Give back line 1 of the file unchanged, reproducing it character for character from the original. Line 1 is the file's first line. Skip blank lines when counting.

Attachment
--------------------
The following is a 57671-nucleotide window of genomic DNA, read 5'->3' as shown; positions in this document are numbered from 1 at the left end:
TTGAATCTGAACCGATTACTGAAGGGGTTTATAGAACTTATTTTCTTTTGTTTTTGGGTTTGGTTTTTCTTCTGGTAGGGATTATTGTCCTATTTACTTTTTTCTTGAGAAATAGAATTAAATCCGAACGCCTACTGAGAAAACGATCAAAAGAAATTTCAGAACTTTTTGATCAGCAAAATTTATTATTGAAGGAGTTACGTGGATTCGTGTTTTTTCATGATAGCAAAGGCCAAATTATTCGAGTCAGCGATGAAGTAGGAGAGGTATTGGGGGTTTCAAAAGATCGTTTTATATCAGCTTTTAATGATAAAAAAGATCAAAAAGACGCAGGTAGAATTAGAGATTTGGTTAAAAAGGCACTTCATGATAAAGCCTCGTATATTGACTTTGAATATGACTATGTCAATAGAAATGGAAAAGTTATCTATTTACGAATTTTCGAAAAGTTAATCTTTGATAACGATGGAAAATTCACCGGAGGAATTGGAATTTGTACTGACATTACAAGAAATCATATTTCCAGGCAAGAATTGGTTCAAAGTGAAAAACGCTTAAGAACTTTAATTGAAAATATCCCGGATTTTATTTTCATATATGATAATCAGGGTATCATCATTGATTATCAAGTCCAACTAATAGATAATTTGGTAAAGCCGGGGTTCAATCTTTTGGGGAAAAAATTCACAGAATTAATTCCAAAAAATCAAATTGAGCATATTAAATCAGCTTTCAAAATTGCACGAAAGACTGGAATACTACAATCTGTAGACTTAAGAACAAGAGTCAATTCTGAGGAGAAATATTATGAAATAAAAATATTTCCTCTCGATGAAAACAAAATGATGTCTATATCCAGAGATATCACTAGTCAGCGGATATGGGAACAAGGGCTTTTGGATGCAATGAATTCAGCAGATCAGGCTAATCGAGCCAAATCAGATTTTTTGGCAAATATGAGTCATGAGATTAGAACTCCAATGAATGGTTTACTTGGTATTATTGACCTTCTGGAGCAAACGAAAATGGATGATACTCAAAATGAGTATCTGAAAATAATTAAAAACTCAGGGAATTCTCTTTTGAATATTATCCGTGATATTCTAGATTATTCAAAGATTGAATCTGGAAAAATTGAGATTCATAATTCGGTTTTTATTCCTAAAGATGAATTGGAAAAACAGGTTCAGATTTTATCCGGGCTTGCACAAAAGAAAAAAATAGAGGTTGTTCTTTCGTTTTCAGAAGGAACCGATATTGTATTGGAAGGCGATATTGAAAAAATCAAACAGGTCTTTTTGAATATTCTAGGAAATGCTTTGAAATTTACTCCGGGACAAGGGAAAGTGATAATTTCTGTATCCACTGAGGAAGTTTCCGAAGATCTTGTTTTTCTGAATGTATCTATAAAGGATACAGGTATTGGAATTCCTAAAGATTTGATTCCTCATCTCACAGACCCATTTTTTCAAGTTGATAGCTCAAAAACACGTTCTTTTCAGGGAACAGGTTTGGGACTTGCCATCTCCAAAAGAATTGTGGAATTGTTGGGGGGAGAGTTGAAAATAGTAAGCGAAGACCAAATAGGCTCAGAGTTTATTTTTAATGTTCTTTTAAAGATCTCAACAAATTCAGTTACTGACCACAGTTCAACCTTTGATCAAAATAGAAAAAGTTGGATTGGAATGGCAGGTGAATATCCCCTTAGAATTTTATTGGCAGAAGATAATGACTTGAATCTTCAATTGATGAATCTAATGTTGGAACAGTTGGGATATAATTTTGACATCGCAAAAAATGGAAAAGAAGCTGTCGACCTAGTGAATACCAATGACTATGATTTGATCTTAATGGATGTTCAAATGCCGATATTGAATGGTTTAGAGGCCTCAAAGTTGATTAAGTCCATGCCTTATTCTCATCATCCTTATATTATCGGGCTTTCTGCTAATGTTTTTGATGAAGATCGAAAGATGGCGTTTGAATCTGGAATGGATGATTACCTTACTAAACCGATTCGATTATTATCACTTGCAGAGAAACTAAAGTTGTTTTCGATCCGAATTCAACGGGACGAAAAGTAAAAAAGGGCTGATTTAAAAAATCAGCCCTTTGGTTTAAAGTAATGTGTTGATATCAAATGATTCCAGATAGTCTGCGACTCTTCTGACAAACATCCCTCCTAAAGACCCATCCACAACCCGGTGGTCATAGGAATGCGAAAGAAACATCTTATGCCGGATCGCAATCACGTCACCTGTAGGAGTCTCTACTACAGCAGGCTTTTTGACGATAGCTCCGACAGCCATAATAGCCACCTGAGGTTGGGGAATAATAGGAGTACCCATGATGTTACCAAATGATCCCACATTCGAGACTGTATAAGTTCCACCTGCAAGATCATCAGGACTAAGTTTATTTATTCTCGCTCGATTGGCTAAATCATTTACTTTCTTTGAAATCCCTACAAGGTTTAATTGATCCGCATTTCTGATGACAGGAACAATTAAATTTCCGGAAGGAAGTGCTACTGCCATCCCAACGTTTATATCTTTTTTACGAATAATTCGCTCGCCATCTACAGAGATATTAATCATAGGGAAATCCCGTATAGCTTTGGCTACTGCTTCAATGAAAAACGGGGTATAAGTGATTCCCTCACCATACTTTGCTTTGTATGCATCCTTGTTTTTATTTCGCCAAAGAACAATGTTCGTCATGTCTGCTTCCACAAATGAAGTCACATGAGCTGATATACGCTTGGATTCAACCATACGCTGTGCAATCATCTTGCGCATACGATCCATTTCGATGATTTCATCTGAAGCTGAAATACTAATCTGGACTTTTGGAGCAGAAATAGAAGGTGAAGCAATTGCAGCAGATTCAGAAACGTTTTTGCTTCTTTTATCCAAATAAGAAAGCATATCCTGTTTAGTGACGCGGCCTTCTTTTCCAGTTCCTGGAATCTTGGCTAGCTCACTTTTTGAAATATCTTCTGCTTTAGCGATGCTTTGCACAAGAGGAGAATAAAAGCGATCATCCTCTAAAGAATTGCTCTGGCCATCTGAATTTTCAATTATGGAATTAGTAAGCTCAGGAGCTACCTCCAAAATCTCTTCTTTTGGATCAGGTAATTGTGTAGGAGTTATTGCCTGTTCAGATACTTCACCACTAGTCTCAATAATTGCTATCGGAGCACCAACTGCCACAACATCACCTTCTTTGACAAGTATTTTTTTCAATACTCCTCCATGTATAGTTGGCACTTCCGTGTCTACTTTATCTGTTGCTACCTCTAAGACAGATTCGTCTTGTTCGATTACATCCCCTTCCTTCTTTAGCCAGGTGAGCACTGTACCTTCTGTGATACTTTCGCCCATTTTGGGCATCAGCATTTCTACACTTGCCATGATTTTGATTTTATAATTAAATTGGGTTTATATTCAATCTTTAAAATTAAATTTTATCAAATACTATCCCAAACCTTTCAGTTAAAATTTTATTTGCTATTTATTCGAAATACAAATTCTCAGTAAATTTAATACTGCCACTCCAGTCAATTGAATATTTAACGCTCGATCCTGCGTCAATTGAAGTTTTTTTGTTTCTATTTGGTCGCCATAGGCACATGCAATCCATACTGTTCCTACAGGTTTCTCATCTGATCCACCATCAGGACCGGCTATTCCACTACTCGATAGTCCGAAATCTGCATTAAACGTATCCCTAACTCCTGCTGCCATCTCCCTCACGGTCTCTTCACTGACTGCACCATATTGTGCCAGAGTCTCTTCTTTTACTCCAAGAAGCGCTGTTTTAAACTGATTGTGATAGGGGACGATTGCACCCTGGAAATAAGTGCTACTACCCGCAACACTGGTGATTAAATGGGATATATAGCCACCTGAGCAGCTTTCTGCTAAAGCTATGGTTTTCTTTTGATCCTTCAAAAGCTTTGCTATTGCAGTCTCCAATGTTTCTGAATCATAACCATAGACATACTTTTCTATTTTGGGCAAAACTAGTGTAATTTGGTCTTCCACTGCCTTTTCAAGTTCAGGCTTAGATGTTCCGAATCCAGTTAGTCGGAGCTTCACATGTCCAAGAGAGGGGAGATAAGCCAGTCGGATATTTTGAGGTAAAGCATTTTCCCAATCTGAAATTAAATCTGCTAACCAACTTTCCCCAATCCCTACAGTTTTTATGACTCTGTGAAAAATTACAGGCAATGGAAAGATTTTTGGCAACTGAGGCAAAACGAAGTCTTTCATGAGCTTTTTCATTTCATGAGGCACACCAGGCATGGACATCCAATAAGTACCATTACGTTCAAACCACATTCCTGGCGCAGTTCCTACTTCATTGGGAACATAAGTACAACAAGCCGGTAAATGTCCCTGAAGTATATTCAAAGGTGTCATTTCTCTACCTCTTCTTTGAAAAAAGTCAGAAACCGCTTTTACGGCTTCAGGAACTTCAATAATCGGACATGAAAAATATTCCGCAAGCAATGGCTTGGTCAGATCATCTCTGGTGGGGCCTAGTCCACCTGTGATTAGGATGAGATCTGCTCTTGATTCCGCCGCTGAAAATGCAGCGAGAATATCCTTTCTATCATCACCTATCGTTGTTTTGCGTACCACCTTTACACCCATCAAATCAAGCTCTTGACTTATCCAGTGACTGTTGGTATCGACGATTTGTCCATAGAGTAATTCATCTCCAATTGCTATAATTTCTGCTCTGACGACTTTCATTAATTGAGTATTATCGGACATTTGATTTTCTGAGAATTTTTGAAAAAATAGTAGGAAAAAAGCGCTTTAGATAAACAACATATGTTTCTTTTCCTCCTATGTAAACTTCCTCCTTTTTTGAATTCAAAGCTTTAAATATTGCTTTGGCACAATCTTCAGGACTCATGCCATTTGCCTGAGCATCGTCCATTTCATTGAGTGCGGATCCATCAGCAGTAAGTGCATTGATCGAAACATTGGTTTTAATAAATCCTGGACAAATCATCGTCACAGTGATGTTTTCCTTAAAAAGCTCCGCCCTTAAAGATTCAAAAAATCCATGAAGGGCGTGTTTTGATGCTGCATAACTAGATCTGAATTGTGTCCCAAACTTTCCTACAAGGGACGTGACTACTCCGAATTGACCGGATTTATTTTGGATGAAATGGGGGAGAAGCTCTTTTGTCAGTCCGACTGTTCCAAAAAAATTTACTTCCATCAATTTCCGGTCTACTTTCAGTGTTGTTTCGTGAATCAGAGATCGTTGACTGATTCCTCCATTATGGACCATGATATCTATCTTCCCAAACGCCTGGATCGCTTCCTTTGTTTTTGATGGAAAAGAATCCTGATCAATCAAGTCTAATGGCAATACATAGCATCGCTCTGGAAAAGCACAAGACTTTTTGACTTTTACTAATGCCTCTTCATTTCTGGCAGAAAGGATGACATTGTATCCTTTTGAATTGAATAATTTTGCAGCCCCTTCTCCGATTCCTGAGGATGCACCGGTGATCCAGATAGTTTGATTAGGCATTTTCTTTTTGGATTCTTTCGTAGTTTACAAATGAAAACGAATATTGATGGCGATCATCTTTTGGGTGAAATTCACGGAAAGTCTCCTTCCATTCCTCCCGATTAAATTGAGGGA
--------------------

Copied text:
The following is a 57671-nucleotide window of genomic DNA, read 5'->3' as shown; positions in this document are numbered from 1 at the left end: